I was pondering ideas for an interesting topic for my January blog post, when I received an email from Zak Morgan, a friend who is a Grammy-nominated musician and songwriter, with several albums and DVD's for children. Zak and I have done many workshops together over the years, at NAEYC, OAEYC, and also the Keynote at the Bowling Green University Early Childhood conference.
|Connie and Zak at the Bowling Green Early Childhood Conference, 2009|
Zak's email included a link to a recent talk at the TEDxJaffa conference, which he knew I would find very interesting: http://www.youtube.com/watch?v=ljm0ldxgkcE
The talk is only about 15 minutes long, and if you have a chance, please listen to the link itself. Dr. Tal Shafir, a dance therapist, did research to find out which movements and movement qualities help us to feel better, and which ones make us feel unhappy, fearful, and tense. I will sum up the gist of her findings here, so that you, and the children in your care, can start out the new year with some simple movement ideas to uplift your spirits.
One of my favorite dance quotes is from Vicki Baum: There are shortcuts to happiness, and for me dancing is one of them. Well, Dr. Shafir's talk at TEDxJaffa shows us how that quote can be backed up with scientific research! She alludes briefly to what movements make us feel afraid, tense, and unhappy. They include crouched, closed-in postures and moving heavily, so we want to try to avoid those as much as possible.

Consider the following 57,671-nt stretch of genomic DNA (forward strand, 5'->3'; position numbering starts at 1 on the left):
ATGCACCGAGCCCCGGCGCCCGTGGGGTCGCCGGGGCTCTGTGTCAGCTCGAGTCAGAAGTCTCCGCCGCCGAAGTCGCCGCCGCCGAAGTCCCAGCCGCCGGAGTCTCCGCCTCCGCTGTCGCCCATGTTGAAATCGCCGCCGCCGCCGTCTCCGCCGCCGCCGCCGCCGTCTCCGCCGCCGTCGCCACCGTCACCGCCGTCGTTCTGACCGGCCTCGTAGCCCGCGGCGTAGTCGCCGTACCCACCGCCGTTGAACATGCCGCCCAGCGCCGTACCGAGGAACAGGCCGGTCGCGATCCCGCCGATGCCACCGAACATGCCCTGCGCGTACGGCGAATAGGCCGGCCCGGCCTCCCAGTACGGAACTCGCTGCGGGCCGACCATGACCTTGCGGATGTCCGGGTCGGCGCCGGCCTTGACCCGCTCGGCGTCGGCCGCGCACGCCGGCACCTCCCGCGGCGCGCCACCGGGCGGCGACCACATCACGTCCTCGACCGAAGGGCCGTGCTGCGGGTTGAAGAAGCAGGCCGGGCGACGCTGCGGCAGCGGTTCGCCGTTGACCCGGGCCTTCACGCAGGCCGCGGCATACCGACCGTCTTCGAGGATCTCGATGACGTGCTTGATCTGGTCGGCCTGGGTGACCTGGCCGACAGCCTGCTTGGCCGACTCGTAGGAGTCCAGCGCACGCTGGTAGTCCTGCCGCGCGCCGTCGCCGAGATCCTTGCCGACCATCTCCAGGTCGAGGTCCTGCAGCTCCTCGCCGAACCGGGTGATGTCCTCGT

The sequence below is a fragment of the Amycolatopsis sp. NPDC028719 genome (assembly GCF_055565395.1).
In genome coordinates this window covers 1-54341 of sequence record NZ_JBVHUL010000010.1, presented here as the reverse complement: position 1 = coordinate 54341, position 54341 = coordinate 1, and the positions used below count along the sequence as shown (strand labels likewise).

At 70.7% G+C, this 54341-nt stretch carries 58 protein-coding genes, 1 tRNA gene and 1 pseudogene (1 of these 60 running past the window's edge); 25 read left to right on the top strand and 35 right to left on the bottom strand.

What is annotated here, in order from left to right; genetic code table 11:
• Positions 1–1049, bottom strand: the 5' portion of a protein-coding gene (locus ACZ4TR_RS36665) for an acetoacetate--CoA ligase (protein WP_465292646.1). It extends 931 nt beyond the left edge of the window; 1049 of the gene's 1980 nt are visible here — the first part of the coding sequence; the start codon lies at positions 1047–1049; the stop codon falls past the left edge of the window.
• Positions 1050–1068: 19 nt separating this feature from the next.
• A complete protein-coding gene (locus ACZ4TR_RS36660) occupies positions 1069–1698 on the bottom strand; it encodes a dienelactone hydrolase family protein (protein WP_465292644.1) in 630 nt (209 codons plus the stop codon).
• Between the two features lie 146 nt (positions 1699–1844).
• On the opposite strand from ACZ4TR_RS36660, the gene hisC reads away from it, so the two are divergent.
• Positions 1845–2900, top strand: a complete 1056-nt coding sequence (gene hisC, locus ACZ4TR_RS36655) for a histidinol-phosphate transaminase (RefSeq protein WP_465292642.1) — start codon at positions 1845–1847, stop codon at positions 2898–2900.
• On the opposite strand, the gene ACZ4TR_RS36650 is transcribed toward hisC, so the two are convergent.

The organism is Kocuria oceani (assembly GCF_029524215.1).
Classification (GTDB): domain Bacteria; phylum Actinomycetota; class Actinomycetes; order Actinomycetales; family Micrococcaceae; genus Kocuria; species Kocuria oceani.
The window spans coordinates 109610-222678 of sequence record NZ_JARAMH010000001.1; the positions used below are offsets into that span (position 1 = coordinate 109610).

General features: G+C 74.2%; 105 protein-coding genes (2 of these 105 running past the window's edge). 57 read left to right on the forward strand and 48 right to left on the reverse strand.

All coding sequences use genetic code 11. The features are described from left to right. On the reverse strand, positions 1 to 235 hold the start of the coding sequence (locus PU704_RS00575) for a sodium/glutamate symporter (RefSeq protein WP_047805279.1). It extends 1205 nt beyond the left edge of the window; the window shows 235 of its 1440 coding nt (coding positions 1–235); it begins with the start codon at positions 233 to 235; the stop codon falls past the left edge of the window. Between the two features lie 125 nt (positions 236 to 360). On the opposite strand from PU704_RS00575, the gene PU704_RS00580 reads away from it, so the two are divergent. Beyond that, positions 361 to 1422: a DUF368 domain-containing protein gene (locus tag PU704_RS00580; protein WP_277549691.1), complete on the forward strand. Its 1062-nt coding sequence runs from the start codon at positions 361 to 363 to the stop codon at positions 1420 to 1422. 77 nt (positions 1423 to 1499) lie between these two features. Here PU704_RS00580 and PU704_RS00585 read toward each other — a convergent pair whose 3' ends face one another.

Dr. Shafir outlined four movements from her research that do the opposite; they make us feel happy. And the best news of all is that they are simple, and are easily incorporated into our daily lives:
- Lightness. Try to tread softly and with a buoyancy and weightless quality as you move throughout your day.
- Expanding the body in the horizontal and vertical. Stretch when you first wake up; try to do it several more times throughout the day. Sit up straight, elongate your torso, open your chest, lengthen your neck.
- Upward movement, which includes jumping, hopping, skipping, and raising the arms.
- Repetitive rhythmic movements, which is what comprises most dances. An interesting recent study in Germany that Dr. Shafir cited showed that doing the Israeli folk dance called the Hava Nagila was more effective in reducing depression than riding an exercise bike!
Dr. Shafir closed her talk by referring to the Nike quote Just Do It, and said what she likes to say is Just Dance It. And I will close my usual way, by saying,
Keep on dancin'!
|MOVING IS LEARNING!|